Related Topics:

Dockser, the Wall Street Journal's correspondent in Israel in 1991-98, spares us yet another journalist's take on Islam or the Arab-Israeli conflict; instead, she does something far more creative and interesting, which is to provide a readable and solid account of recent advances in Middle Eastern archeology.

Her title refers to the hill in Jordan from which Moses was said to have viewed the Promised Land before he died; she uses the changes in understanding of that spot as a metaphor for the extensive rethinking that has taken place in scholarship, as summed up by the Franciscan monk who runs the dig at Nebo: "We are less interested in Moses and more interested in archeology." More generally, she finds a shift away from the two-century-old effort to use archeology to support Biblical tales. More broadly yet, she discerns a pattern of placing ancient Israel in its time and place: "The idea that Israel's history was unique has gradually been giving way to the notion that Israel's past can be best understood in the context of the general history of the ancient Near East."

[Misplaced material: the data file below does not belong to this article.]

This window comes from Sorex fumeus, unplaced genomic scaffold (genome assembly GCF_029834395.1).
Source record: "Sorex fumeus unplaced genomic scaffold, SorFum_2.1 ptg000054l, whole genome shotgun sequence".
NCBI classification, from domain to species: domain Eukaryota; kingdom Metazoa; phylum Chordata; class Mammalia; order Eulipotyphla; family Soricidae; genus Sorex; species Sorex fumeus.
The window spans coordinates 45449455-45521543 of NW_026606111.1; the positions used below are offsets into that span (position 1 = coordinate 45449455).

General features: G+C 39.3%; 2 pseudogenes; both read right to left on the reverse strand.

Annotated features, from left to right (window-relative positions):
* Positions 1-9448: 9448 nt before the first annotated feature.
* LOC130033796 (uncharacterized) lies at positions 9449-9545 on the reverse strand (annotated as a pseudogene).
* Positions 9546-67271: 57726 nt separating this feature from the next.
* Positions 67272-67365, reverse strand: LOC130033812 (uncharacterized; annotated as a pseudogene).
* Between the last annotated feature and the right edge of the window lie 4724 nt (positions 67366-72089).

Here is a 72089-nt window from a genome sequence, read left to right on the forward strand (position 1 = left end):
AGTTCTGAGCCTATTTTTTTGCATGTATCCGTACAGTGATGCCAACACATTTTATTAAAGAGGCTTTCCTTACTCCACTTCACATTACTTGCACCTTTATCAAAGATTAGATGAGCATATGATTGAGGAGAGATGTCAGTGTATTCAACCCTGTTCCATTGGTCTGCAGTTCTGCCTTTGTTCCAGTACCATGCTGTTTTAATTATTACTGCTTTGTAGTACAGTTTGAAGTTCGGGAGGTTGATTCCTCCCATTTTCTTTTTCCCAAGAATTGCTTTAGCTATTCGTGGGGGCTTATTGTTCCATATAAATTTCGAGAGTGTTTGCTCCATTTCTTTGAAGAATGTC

All of this, of course, has plenty of contemporary implications, and Marcus notes these with skill—everything from the commercialization of the Patriarch Abraham's voyage westward to the portrayal of ancient Egyptian rulers. One curiosity is to learn that a producer for Steven Spielberg's animated film, The Prince of Egypt, spent time in Egypt and was sufficiently influenced by current trends in archeological thinking there to change the basic story line of the movie—yet the film was nonetheless banned in Egypt.